Anyone who needs stamps might want to head out and grab them before the United States Postal Service’s latest price hikes go into effect this weekend.
The cost of a “forever” stamp for first-class mail is rising from 63 to 66 cents Sunday as part of increased mailing prices approved by the Postal Regulatory Commission earlier this year at the request of the USPS.
The USPS said it needed more money in part due to high inflation.
“As operating expenses fueled by inflation continue to rise and the effects of a previously defective pricing model are still being felt, these price adjustments are needed to provide the Postal Service with much needed revenue to achieve the financial stability sought by its Delivering for America 10-year plan,” the USPS said in a press release in April.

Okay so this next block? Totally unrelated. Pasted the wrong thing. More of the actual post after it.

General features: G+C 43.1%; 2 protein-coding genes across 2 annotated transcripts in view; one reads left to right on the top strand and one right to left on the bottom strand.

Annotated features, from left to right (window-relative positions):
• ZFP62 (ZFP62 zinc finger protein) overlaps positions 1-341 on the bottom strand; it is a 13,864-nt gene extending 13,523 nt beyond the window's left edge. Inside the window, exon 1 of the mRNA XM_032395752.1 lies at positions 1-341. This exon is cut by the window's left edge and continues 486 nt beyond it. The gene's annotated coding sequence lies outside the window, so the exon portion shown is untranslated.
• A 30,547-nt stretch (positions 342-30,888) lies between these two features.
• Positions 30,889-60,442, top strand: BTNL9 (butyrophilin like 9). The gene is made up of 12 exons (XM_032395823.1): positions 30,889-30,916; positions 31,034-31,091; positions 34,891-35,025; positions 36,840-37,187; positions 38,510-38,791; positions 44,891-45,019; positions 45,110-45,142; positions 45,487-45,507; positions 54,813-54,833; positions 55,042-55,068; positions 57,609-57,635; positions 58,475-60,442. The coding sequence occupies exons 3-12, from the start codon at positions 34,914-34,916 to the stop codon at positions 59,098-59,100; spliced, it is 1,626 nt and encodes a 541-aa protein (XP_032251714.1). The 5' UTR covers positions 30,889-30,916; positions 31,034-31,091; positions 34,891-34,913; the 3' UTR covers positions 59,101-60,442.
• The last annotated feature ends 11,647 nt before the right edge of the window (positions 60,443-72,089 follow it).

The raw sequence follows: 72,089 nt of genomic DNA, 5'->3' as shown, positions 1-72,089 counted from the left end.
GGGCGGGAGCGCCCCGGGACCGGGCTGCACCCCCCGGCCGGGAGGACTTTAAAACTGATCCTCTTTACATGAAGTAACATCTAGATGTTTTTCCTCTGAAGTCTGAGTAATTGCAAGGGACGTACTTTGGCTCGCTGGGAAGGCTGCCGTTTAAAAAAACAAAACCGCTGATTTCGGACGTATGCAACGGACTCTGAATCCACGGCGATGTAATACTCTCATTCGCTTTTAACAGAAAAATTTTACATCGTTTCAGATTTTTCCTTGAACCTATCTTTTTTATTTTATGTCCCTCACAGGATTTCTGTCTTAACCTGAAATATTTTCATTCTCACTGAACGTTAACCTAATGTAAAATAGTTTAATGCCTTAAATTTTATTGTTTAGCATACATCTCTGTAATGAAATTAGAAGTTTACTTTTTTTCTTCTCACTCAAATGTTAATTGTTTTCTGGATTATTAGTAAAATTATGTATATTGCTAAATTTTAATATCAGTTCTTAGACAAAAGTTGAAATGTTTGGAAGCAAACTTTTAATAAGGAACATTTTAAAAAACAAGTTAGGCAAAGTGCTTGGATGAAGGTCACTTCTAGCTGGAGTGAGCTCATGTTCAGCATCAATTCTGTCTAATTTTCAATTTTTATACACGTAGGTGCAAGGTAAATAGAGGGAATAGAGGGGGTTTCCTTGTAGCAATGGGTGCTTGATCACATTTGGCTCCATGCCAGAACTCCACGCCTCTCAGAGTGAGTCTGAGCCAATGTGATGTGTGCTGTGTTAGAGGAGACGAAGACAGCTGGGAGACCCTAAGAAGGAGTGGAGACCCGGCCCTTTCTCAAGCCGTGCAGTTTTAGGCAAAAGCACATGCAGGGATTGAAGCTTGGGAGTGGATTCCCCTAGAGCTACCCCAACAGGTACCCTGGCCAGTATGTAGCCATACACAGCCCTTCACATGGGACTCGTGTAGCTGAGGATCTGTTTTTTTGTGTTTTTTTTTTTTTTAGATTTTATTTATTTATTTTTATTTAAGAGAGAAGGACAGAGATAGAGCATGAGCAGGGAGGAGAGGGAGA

The price for sending a metered letter will rise from 60 to 63 cents under the price changes, and sending postcards will set customers back a little more, too.
The cost of sending a postcard domestically is ticking up from 48 cents to 51 cents, while the price of sending international postcards and letters will go from $1.45 a piece to $1.50.
The USPS has raised stamp prices by 32% since early 2019 in an effort to boost its revenue as mail volume continues to fall.
Last year, first-class mail volume dropped to its lowest level in 50 years and is down by more than 50% since 2006.
In April 2022, President Biden signed legislation providing USPS with about $50 billion in financial relief over a decade. USPS has reported net losses of more than $90 billion since 2007.
Congress also forgave a $10 billion COVID-19 U.S. Treasury loan made to USPS in 2020 and awarded USPS $3 billion last year to fund electric vehicle purchases and charging infrastructure.
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